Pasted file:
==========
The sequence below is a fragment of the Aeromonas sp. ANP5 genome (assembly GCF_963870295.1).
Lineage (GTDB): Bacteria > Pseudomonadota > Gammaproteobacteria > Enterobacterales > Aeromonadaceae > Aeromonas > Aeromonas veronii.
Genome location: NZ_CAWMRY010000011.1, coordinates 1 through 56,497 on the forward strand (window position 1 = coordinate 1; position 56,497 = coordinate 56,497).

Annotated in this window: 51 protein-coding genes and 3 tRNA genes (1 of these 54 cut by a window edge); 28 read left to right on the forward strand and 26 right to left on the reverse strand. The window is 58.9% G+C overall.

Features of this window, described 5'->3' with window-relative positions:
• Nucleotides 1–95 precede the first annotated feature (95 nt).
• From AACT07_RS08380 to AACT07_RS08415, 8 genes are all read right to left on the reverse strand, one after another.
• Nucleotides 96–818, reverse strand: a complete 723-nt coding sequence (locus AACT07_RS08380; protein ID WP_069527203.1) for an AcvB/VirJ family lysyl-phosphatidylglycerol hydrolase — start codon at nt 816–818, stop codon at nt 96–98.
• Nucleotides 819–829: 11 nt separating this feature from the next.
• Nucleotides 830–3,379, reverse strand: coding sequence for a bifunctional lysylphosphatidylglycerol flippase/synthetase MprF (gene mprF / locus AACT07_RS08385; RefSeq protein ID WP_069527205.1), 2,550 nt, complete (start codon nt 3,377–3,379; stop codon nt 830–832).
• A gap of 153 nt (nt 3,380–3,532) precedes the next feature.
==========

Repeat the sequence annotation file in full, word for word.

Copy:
The sequence below is a fragment of the Aeromonas sp. ANP5 genome (assembly GCF_963870295.1).
Lineage (GTDB): Bacteria > Pseudomonadota > Gammaproteobacteria > Enterobacterales > Aeromonadaceae > Aeromonas > Aeromonas veronii.
Genome location: NZ_CAWMRY010000011.1, coordinates 1 through 56,497 on the forward strand (window position 1 = coordinate 1; position 56,497 = coordinate 56,497).

Annotated in this window: 51 protein-coding genes and 3 tRNA genes (1 of these 54 cut by a window edge); 28 read left to right on the forward strand and 26 right to left on the reverse strand. The window is 58.9% G+C overall.

Features of this window, described 5'->3' with window-relative positions:
• Nucleotides 1–95 precede the first annotated feature (95 nt).
• From AACT07_RS08380 to AACT07_RS08415, 8 genes are all read right to left on the reverse strand, one after another.
• Nucleotides 96–818, reverse strand: a complete 723-nt coding sequence (locus AACT07_RS08380; protein ID WP_069527203.1) for an AcvB/VirJ family lysyl-phosphatidylglycerol hydrolase — start codon at nt 816–818, stop codon at nt 96–98.
• Nucleotides 819–829: 11 nt separating this feature from the next.
• Nucleotides 830–3,379, reverse strand: coding sequence for a bifunctional lysylphosphatidylglycerol flippase/synthetase MprF (gene mprF / locus AACT07_RS08385; RefSeq protein ID WP_069527205.1), 2,550 nt, complete (start codon nt 3,377–3,379; stop codon nt 830–832).
• A gap of 153 nt (nt 3,380–3,532) precedes the next feature.